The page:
Guest Post by Peter Shankman, Author of Zombie Loyalists: Using Great Service to Create Rabid Fans
Imagine a world where decisions aren’t made based on anonymous reviews with no validation on sites like Yelp or TripAdvisor, but rather, through trusted sources in your own network.
Imagine that world is automatic – If you want to take a vacation in Fiji, you don’t have to ask which of your friends have gone, you simply start searching for Fiji – on any network, on any of the major “social” sites, and the posts, photos, videos, and comments of your friends who’ve visited Fiji come up automatically, sorted not only from good to bad, but “most trusted” to “least trusted,” depending on your interaction with that person in your network.
Imagine that this applies from everything in your life – from the diner at which you eat Sunday brunch, the airline to which you become loyal, the pet-spa to which you entrust Fluffy to get her summer coat.
Brian Solis said it before, countless times. In this new economy, the differentiating factor, that above all else, will be the concept of trust. If we have a good experience with a vendor/merchant/restaurant/business/service, and we appreciate what that business did for us, the sentiment of our interaction will be posted automatically, sometimes even without us doing anything.
Think about this: If I have a favorite Mexican restaurant on 49th Street, and I go there frequently, well, who knows that? My phone knows where I am, based on GPS and how long I’m there, as it pings my location to cell towers close to me. Thus, Facebook, Google+, they all know, too.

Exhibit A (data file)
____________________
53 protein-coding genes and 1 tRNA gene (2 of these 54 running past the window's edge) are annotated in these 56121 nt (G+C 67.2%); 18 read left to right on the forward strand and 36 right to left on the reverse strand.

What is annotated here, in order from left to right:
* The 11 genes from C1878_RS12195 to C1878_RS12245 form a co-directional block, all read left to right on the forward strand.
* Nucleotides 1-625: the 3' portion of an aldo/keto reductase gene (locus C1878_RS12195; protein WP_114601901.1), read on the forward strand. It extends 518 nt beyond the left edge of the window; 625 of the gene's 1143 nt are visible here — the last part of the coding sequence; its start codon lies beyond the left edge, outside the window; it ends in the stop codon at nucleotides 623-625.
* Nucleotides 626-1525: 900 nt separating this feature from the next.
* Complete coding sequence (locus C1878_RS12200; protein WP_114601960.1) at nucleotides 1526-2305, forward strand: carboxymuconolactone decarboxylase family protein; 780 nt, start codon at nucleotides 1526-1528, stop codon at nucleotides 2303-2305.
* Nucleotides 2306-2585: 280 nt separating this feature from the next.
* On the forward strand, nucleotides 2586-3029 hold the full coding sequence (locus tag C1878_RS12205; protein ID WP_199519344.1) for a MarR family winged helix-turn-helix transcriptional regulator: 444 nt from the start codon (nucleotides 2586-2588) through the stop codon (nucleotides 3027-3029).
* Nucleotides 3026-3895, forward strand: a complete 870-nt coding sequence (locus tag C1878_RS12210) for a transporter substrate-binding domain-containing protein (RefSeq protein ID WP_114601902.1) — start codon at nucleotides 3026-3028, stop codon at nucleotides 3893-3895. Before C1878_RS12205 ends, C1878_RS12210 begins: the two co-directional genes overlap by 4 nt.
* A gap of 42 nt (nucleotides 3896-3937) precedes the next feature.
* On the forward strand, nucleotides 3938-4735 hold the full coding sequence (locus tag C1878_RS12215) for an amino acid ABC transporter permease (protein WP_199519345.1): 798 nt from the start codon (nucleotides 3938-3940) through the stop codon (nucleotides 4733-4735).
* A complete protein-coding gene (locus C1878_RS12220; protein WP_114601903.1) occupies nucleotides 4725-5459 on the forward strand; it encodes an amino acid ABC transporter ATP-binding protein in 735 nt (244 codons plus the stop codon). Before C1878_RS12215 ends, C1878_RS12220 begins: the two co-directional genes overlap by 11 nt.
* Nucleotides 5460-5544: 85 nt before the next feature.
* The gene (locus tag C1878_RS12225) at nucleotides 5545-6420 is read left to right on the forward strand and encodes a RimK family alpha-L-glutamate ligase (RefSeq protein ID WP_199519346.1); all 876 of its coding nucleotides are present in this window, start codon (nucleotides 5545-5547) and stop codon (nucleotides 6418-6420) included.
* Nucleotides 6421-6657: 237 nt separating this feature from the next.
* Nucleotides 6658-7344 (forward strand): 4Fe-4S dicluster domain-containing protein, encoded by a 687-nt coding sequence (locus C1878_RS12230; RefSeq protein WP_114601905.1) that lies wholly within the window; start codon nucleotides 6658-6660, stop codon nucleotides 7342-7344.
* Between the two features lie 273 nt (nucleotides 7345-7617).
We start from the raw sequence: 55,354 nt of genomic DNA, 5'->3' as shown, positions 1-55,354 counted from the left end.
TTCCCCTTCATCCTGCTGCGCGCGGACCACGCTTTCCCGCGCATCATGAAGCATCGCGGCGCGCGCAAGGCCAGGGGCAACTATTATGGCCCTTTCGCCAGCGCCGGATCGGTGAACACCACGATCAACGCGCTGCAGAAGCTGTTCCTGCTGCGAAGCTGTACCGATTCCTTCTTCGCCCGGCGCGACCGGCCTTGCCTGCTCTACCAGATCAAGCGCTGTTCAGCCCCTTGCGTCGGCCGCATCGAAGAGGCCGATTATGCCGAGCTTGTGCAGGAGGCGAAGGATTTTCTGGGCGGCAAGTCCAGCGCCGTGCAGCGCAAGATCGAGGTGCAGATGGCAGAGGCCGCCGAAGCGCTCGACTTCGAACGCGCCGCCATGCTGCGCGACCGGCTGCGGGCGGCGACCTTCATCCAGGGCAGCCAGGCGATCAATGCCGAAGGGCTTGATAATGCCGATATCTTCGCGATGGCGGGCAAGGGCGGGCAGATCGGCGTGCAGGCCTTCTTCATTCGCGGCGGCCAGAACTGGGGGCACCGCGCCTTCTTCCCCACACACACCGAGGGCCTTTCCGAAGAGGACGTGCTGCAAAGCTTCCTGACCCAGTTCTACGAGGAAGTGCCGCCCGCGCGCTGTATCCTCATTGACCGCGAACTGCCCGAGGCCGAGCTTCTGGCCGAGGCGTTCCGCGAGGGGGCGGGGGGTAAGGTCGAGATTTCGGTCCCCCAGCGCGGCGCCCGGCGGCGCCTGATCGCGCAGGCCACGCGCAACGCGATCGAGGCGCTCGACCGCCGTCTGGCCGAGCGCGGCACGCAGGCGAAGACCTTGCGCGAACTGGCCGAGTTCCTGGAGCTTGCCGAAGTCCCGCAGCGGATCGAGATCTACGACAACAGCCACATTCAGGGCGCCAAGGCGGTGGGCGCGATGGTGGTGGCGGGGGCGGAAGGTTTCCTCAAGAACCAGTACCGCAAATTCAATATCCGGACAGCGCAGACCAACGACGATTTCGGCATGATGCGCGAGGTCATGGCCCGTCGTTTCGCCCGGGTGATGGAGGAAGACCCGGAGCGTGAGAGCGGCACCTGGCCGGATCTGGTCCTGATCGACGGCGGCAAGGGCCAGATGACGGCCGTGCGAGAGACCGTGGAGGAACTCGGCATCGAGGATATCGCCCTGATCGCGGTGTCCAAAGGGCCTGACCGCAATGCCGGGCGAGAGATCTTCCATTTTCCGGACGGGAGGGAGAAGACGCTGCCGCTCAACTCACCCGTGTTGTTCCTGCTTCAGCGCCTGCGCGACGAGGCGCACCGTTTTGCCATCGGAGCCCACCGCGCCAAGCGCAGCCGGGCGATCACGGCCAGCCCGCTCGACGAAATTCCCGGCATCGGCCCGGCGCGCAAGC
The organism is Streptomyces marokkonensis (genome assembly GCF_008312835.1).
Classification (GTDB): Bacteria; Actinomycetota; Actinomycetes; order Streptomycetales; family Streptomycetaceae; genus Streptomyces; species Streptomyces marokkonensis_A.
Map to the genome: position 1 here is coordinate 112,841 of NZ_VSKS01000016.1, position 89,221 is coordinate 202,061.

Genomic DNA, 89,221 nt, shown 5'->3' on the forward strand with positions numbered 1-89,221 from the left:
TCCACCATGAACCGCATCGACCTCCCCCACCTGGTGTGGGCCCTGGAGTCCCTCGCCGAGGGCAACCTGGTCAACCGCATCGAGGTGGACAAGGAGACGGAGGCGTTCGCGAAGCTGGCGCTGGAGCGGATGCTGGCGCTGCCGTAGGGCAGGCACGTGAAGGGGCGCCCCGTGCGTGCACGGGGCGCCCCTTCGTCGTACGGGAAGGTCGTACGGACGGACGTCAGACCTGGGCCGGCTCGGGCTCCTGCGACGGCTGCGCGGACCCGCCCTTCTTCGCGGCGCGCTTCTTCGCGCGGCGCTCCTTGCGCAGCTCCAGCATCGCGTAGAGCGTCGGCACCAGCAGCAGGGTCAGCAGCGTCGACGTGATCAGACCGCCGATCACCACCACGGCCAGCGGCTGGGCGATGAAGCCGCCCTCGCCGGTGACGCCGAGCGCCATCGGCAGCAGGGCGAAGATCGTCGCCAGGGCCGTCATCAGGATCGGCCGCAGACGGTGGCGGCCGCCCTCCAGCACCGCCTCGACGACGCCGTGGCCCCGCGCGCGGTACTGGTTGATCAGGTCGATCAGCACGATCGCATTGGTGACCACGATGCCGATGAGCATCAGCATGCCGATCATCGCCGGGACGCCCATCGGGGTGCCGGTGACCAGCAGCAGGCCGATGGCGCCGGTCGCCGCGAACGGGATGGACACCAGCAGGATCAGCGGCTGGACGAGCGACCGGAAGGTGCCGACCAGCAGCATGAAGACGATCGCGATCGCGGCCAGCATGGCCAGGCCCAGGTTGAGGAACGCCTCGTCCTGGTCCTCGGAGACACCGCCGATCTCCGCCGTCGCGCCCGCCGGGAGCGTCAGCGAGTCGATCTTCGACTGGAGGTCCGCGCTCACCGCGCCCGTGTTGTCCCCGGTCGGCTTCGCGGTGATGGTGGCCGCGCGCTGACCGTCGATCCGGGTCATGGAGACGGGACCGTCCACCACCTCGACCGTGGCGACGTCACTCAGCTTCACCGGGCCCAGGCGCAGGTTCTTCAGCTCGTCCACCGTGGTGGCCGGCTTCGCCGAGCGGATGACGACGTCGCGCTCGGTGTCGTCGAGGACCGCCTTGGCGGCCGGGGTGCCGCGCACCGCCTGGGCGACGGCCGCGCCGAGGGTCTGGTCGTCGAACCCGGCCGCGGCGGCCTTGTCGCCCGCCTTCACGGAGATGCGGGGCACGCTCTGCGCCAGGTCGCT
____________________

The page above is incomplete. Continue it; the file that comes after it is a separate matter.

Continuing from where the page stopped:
If you’re in my network, and we’ve connected in the past, then when you’re geographically close to me, and go searching for a Mexican restaurant, guess which one is going to come up first in your list? It’s already happening on Google Maps, while Facebook knows with whom you want to connect before you do when you land in a new city.
So what’s a business to do? If Yelp doesn’t matter (did it ever?) and advertising and marketing doesn’t have anywhere near the hold that a trusted recommendation does, what will save the business of today and long into tomorrow?
Nothing else. The economy of the next fifty years will be powered by Customer Service. Why? Because in the very near future, only the sentiment of a customer’s interaction with you will determine whether that customer brings in new ones, or lets your business die.
I’ve spent the past year researching customer service around the world, and have discovered some amazing facts:
88% of all businesses believe that they deliver “top-notch” customer service. Unfortunately, only 8% of their customers believe the same thing.
The average amount of money a company loses after an unresolved bad customer service interaction is $289. That adds up to $83 BILLION dollars per year in this country alone.
Those numbers should scare you more than any Zombie Movie should.
But it doesn’t have to be that way. All the research that I did for my latest book, Zombie Loyalists, shows that good customer service – heck, just one level above crap – is enough to get a customer to come back, because the bar is set that low! Create something out of the ordinary, whether it’s a smile, a discount, or a free drink, and you’ll create Zombie Loyalists, customers who will go out of their way to drag their friends back to your business with them, every. Single. Time.
And that, my friends, is real revenue for the next century and beyond.
Peter Shankman is best known for founding Help a Reporter Out, which changed how journalists and sources interact around the world. Zombie Loyalists is his fourth book, and is the follow-up to his best-seller, Nice Companies Finish First. He blogs at Shankman.com, and tweets random hilarity at @petershankman